Monday, June 13, 2011

Interview with Beth Ann Erickson

 Today, my guest is Beth Erickson of Filbert Publishing.  I've been lucky to share some of Beth's insights into the writing world in other posts, and I am thrilled to have her here today talking about her work.

1) Tell me a little about your book and give a short synopsis.

I've been freelancing since 1995 and have owned my own publishing house since 2001. It's been a wild ride, to say the least. In these last dozen plus years, I've corresponded with a lot of fellow freelancers, some veteran, some newbie through my ezine Writing Etc.

To say I've learned a lot would be an understatement.

So, what I did was form a small group of freelancers, and we worked together for two years helping them launch their business, avoid the mistakes I'd made along the way, market their writing, get paid. We talked monthly, I recorded CDs  to answer their individual questions, and they all received a monthly newsletter where I also addressed their questions. This three volume set contains all the text from these newsletters.

2)    What gave you the idea for this particular book?

Working with Writing Etc. subscribers, it became painfully clear that many freelancers are flying blind, not really sure where they're going or where they want to be.

Writing is an odd profession. We have to not only maintain our physical health but also our mindset. One wonky day can derail a project, if you let it. I find the mindset aspect of the writing profession fascinating. Work in many other professions during a bad day and you've got a bad day. Have a “bad day” as a freelancer and if you're not careful, you can miss deadlines, trash projects, and make some very unwise career moves.

Keeping words flowing is of paramount importance. Maintaining your mindset is a key part of that process. This is what prompted the exploration of mindset as I launched this fascinating project.

3)    Are you a full-time writer or part-time, and how do you organize your writing time?

I'm a full-time writer, have been for around ten years. Despite my longish tenure in this profession, I have to admit to struggling with my writing schedule.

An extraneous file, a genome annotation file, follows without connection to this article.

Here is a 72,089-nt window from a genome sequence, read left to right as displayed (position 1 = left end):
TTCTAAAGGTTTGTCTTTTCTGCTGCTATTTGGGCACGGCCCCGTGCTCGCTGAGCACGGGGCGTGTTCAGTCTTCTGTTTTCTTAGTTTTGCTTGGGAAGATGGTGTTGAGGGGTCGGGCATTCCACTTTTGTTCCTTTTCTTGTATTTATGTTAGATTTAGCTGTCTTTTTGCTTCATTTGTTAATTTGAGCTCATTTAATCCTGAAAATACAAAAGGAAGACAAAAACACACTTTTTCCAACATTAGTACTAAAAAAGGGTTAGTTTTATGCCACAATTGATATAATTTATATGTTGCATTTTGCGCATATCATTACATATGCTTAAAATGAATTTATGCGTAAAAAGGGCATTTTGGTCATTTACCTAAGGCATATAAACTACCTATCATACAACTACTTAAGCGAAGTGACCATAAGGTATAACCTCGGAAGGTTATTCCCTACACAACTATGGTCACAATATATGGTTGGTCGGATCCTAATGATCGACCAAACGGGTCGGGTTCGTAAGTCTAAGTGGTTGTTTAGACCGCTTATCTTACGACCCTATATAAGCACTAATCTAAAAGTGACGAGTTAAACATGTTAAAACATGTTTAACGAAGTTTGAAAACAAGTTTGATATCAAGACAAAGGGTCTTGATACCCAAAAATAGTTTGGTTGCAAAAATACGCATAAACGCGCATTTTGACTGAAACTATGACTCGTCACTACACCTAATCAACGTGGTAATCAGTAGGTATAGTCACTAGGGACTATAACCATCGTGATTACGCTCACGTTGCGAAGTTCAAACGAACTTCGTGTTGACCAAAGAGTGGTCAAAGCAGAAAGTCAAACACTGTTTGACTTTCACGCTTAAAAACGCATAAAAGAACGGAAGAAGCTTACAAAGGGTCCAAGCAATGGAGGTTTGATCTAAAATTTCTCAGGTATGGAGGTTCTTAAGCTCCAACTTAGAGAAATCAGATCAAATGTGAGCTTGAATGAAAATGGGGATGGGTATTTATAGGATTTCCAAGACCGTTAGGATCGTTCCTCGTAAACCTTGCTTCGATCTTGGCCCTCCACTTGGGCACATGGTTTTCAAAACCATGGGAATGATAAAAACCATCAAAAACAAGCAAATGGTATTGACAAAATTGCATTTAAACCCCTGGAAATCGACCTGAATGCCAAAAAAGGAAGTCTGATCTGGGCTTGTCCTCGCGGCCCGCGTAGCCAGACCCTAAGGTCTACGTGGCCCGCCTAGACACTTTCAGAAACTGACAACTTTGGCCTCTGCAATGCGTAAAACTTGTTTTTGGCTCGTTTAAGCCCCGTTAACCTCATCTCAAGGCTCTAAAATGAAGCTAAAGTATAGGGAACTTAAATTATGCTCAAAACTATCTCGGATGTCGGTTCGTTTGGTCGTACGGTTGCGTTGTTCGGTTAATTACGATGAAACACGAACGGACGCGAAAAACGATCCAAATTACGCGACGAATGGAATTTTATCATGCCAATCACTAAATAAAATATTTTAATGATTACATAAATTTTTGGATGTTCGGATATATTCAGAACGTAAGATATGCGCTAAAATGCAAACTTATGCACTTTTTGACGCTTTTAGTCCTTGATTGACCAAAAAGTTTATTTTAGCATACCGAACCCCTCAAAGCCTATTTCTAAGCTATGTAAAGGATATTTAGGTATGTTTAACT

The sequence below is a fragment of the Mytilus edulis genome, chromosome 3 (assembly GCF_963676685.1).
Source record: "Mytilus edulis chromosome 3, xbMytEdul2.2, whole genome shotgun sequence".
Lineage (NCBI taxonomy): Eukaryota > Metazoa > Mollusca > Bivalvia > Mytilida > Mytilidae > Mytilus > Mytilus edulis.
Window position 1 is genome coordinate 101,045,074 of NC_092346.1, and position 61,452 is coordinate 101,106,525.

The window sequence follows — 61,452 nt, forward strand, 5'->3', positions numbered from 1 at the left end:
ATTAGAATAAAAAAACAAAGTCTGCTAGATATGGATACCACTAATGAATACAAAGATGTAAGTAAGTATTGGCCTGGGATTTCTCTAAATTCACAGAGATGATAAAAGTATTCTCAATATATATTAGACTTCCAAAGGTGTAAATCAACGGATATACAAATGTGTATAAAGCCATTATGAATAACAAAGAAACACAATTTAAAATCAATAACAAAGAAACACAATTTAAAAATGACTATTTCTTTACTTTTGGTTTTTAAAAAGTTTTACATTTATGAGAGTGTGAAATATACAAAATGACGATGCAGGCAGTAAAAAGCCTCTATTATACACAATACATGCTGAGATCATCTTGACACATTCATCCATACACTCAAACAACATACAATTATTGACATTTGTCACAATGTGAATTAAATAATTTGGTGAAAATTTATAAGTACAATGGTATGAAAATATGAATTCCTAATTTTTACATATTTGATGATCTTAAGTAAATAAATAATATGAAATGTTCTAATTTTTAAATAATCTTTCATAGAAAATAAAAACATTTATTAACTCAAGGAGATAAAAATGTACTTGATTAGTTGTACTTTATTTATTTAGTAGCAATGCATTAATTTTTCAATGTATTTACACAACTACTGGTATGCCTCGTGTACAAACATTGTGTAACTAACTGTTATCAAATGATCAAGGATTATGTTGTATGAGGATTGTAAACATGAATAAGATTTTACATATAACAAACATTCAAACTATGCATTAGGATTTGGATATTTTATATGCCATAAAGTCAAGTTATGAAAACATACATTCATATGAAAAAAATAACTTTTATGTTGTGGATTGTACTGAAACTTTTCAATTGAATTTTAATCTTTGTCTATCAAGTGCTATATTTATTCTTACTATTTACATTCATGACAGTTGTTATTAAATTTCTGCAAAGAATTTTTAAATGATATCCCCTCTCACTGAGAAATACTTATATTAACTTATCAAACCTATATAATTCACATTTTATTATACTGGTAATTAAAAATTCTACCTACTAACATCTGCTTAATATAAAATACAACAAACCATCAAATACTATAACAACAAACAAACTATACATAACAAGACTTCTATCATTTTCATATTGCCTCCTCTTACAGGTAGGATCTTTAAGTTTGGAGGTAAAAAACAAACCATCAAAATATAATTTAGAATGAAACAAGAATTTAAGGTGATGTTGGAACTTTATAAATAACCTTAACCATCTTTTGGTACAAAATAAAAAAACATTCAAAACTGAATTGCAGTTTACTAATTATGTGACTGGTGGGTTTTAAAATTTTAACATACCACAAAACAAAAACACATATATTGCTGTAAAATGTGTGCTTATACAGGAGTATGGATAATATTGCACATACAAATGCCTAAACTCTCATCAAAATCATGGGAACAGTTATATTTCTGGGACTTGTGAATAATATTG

Some writers sit down and write. Boom. Done.

Some ponder, waiting for thoughts to flow, then write.

Some wrestle with this crazy thing we call “life” and try to squeeze writing time in between the latest emergency.

I've lived and written in all three arenas, and to be honest, it all boils down to mindset. The most powerful sentence I've ever utilized is this one: “I wish I could, but I can't.” I use it often when dealing with family members, folks asking me to volunteer for something I'm not sure I want to do, anyone infringing on the valuable time I could be using to write.

It's imperative to jealously guard your time. Don't let anything or anyone in your writing time that you do not thoroughly adore, anything that doesn't get your creative juices really flowing.

If you're going to make writing your profession, you need to especially guard your mindset. This is a tough job. Competition is fierce. It's easy to wonder how you'll ever stack up in comparison to some really great writers.

But you can't focus on that. You can only do your best daily and write. Write often. Write what's in your heart. Release your unique message, no matter how uncomfortable it may make you. You're the only person who can do this.

4)    When did you first know you wanted to be a writer?

I've always known I would write. Nothing buzzed my cage more than chasing down a good story. I also loved making up stories, English was my favorite class in school. It was a natural event to became a freelancer.

5)    What do you hope readers will take from your writing?

I hope anyone who reads my writing will become inspired to think. I want them to question reality, question authority, question “truth.” I love telling both sides of a story, then allowing the reader to reach their own conclusion.